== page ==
All identified members of the anti‐Soviet organization are arrested.

Head of the Secretariat of the NKVD of the USSR, Senior Major of State Security (SHAPIRO)

[1]     On the first page there is Stalinʹs note: “ T. Shchadenko. Please read the summary of Belovʹs testimony and return the summary of use. Wide publicity is still undesirable. I. St. ʺ.

[2]     ʺ‐ʺ ‐ so in the source.

[3]     On the left margin there is Stalinʹs mark: ʺWhere is he?ʺ

[4]     * ‐ * The surname is circled and an ʺxʺ is put on the left margin. Stalin wrote twice: ʺIt is important.ʺ

[5]     * ‐ * The surname is circled and an ʺxʺ is placed on the left margin. Stalin wrote twice: ʺIt is important.ʺ

[6]     * ‐ * The surname is circled and an ʺxʺ is placed on the left margin. Stalin wrote twice: ʺIt is important.ʺ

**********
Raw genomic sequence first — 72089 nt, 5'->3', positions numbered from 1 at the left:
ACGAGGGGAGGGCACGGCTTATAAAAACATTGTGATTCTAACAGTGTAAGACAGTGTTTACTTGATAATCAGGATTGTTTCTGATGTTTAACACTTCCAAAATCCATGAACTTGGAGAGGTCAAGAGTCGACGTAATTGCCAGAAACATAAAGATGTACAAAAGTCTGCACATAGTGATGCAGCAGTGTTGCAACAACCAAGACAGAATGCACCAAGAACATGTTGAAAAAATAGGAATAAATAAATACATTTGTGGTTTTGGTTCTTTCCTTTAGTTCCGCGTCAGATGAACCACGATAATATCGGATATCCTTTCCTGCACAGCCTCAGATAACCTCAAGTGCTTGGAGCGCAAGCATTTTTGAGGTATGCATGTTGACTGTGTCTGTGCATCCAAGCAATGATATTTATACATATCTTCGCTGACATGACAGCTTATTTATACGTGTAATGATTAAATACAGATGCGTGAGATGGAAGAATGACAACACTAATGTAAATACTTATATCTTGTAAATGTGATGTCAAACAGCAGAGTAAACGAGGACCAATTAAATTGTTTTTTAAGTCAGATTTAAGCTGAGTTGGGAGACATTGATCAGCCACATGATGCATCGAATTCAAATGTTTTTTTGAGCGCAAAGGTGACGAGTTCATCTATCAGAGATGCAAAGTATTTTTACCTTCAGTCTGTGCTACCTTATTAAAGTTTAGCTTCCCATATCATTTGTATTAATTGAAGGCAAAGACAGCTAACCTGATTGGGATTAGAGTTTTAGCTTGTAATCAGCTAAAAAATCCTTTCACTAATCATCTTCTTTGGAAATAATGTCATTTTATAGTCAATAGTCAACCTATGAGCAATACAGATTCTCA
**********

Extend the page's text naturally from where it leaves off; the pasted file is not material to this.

[7]     * ‐ * The surname is circled and an ʺxʺ is placed on the left margin. Stalin wrote twice: ʺIt is important.ʺ

[8]     * ‐ * The surname is circled and an ʺxʺ is placed on the left margin. Stalin wrote twice: ʺIt is important.ʺ

[9]     * ‐ * The surname is circled and an ʺxʺ is placed on the left margin. Stalin wrote twice: ʺIt is important.ʺ

[10]  * ‐ * The surname is circled and an ʺxʺ is placed on the left margin. Stalin wrote twice: ʺIt is important.ʺ

[11]  * ‐ * The surname is circled and an ʺxʺ is placed on the left margin. Stalin wrote twice: ʺIt is important.ʺ

[12]  * ‐ * The surname is circled and an ʺxʺ is placed on the left margin. Stalin wrote twice: ʺIt is important.ʺ

[13]  * ‐ * The surname is circled and an ʺxʺ is placed on the left margin. Stalin wrote twice: ʺIt is important.ʺ